Harris County voters to vote on multi-billion dollar bond referendum 1 year after Hurricane Harvey

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Harris County voters to vote on multi-billion dollar bond referendum 1 year after Hurricane Harvey

A year after Hurricane Harvey devastated our region, will Harris County voters get out and support a multi-billion dollar bond referendum?

Supporters of the proposed $2.5 billion referendum hope the answer is yes, as the first day of early voting gets underway.

"The $2.5 billion in bonds are going to magnify the federal dollars and state dollars that are available once we as a community buy into trying to solve our flooding problem," said Ed Wolff, a realtor whose Meyerland home was flooded during Harvey.

Wolff and his wife decided to stay put, and spent more than $200,000 to raise their 1950s home. They, like many neighbors who are rebuilding after Harvey, hope the Brays Bayou watershed projects will finally finish with the passage of the bond.

"These are directed funds," said Wolff, who has a few pro-bond signs dotting his front yard. "They're for flood control and flood control only. They're going to affect all 23 watersheds."

Data provided by the Harris County Flood Control District say the proposed bond project would increase the average homeowner's property tax bill by $5 per year over the next 10 to 15 years. For the majority of seniors, there would be no increase.

A full list of the massive proposal was just released by the district a few days ago, and can be found at www.HCFCD.org.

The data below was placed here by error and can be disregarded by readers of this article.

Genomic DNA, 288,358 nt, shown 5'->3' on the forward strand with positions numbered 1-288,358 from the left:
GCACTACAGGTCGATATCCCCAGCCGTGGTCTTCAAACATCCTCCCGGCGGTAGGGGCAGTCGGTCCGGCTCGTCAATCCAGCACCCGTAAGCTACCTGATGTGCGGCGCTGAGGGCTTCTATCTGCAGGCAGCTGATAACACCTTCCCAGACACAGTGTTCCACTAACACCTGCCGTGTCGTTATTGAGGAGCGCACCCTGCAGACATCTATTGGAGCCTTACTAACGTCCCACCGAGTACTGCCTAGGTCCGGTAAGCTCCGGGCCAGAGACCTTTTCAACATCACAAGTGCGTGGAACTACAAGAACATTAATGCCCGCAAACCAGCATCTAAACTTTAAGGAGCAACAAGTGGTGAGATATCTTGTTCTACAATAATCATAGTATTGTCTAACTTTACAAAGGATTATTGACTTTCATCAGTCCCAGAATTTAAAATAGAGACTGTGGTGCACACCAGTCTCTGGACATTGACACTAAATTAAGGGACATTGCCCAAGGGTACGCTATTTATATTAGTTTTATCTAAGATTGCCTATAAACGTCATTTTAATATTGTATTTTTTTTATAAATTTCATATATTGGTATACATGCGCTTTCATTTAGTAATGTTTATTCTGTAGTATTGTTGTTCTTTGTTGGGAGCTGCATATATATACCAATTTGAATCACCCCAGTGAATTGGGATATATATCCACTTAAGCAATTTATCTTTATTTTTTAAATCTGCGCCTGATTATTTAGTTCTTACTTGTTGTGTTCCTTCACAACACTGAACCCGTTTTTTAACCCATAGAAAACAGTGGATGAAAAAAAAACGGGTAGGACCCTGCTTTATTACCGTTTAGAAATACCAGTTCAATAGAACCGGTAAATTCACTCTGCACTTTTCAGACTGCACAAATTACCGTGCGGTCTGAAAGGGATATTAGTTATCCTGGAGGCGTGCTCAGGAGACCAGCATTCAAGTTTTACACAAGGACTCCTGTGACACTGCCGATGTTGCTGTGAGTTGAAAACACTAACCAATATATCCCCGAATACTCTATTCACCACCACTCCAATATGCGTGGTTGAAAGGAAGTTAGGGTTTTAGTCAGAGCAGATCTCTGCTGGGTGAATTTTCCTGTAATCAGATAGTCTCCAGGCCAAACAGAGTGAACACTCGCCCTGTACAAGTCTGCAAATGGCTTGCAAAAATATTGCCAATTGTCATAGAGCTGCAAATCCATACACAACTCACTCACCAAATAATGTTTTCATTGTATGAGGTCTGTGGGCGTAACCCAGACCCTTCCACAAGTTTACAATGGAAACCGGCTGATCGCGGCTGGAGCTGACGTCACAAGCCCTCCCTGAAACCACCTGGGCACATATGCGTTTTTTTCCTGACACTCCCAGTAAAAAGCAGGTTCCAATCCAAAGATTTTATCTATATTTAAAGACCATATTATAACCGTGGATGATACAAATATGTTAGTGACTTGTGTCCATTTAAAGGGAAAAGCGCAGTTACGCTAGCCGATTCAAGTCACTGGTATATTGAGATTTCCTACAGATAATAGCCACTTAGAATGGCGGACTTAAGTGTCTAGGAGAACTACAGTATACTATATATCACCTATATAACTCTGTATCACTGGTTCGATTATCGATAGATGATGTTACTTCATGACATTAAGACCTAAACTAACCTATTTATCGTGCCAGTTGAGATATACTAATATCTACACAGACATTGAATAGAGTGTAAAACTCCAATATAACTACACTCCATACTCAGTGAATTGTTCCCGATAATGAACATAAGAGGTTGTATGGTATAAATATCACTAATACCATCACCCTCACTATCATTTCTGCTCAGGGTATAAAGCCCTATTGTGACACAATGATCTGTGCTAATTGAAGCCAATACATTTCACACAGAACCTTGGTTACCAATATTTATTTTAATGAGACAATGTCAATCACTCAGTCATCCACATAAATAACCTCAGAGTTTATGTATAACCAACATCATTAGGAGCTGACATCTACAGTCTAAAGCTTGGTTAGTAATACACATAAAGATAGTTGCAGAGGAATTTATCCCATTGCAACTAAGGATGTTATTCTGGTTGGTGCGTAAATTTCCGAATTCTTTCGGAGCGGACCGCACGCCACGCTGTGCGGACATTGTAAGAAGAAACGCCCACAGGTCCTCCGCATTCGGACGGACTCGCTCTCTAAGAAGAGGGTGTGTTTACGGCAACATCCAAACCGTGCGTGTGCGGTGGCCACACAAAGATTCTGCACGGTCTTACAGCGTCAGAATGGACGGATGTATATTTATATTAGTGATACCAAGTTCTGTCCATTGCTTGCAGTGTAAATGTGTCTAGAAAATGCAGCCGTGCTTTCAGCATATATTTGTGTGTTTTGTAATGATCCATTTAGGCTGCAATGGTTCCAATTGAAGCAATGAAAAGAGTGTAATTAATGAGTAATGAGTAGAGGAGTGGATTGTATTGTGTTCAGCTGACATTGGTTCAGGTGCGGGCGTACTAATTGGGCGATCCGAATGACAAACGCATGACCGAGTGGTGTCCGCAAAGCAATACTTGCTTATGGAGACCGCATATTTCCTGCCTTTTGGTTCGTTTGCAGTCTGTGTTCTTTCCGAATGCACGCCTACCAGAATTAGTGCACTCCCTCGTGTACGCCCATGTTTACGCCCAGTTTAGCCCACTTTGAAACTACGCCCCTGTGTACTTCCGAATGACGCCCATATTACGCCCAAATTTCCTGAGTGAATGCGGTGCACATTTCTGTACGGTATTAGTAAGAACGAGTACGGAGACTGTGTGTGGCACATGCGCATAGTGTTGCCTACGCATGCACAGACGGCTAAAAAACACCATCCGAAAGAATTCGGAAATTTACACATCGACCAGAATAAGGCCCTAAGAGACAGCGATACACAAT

"When I saw what they're going to do and how they're going to spend the money, I decided that yes, this is something I can support," said Manuel Barrera, who was among a steady stream of early voters once the polls opened.

Barrera is the president of the Braeburn Glen Civic Club, where many homes flooded during Harvey. Another civic club president, Phil Kunetka, also voted for the proposal.

"I don't like taxes and I don't like the government spending too much money, but this is infrastructure that simply must be done," said Kunetka, who lives in Maplewood. "Once they're voted in, I intend to with whatever power I have on the county to watch it like a hawk to make sure it's spent right, and efficiently in the right places."

Although there is not a well-organized opposition to the bond proposal, supporters worry about the election being in the dead of summer, and the complex details involved in the massive referendum could derail the passage.

In addition, several elected officials, including State Senator Paul Bettencourt, have voiced opposition to the timing of the election, though not the actual bond.

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Related Topics:
politicshurricane harveyvotingvote 2018bondsfloodinghouston floodHouston
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